Aristide 'AJ' Laurent has died. He co-founded The Advocate in 1967 and participated in many gay rights protests, the San Diego Gay and Lesbian News reports:
Everyone on the paper used pseudonyms, he noted. “It was dangerous to be a ‘pervert’ prior to the liberation movement. You didn’t use your real name for fear of reprisals, not only harassment by the LAPD, but the ever-present possibility of losing your day job, family and friends,” he wrote in a 2007 blog marking the publication’s 40th anniversary.
Some of his early activism:
In 1967 he participated in pre-Stonewall “Black Cat” protests against police harassment of gays. In the 1980s, he was part of the ACT UP movement that fought indifference to the AIDS crisis. In 1993, he attended the historic gay march on Washington. But it was an act of charity that got him in trouble with the Los Angeles Police Department.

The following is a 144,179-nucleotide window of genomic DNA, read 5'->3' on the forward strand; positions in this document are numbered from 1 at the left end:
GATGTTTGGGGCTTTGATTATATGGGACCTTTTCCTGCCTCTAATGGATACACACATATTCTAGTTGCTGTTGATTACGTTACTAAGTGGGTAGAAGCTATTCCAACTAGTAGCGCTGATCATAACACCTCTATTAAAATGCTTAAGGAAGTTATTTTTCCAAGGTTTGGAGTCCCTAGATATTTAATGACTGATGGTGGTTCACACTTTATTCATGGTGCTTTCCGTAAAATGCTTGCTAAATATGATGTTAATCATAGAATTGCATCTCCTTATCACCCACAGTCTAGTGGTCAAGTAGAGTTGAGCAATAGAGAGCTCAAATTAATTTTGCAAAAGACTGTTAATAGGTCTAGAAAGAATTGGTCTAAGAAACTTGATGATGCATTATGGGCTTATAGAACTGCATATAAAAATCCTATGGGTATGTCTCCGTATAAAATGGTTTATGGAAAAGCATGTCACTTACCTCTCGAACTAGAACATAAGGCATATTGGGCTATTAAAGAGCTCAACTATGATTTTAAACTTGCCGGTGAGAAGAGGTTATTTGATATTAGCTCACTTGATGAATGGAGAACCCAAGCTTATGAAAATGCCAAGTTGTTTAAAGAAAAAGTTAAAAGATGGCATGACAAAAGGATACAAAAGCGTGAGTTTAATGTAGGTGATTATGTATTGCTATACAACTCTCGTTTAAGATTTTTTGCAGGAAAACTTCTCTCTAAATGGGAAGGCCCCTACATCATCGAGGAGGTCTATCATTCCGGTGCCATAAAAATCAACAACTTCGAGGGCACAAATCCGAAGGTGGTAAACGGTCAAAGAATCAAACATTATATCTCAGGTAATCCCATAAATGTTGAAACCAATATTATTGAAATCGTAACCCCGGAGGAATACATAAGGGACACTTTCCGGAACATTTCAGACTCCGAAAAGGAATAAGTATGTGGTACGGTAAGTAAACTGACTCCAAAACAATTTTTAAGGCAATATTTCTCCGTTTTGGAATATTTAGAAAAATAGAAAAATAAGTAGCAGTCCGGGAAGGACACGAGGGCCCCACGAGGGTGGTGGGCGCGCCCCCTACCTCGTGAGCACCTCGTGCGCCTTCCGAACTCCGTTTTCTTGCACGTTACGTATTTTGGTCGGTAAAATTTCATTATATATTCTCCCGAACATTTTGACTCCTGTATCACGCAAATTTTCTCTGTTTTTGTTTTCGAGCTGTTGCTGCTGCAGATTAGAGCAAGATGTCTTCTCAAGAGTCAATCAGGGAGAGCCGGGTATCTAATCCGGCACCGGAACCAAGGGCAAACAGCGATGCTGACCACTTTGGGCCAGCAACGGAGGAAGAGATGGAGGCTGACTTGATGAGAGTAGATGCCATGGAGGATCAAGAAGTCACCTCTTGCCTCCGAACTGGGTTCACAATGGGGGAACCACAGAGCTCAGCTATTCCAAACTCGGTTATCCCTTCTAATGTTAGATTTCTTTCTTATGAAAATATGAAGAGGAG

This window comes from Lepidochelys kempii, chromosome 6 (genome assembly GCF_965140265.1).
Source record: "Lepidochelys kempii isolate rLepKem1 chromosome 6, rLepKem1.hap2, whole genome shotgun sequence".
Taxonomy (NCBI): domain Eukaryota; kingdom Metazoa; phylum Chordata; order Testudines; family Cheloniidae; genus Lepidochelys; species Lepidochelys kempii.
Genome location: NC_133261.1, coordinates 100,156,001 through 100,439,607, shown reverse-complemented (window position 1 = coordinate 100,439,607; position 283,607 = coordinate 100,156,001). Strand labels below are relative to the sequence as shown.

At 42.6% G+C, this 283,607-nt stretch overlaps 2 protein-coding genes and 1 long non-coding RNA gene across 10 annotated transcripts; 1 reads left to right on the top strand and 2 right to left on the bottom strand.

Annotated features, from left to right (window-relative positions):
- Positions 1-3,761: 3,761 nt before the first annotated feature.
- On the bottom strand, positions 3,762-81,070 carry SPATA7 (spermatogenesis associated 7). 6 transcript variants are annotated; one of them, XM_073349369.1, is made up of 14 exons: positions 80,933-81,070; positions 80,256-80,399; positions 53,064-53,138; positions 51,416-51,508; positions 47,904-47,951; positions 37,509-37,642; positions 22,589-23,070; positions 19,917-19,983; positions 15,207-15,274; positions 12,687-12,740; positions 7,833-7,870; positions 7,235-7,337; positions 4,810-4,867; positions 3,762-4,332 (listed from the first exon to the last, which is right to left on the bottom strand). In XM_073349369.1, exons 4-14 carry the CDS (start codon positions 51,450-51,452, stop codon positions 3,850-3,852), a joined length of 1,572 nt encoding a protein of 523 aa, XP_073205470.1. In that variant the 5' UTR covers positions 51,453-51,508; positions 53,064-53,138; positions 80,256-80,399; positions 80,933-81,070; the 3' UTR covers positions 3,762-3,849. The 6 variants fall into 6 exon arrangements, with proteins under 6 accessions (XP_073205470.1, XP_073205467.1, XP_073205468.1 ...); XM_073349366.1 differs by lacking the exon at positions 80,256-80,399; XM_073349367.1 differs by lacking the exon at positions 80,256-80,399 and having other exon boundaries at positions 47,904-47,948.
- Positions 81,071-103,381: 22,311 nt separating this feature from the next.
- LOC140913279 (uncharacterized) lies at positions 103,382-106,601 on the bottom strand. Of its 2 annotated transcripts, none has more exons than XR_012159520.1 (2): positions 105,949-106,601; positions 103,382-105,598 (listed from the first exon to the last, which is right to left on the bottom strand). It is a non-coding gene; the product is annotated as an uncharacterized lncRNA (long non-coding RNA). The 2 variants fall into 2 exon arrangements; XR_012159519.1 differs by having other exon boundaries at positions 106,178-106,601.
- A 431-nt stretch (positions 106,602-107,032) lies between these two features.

In 1975 Laurent was one of 40 arrested during a charity “slave auction” benefiting the Gay Community Services Center held at the Mark IV Bathhouse in Hollywood. The raid, which deployed more than 100 officers and cost a reputed $150,000, became a public relations disaster for the police and a rallying point for the gay community. Felony slavery charges against those arrested were later dismissed.
Laurent was 70 and died after a long illness, according to the paper.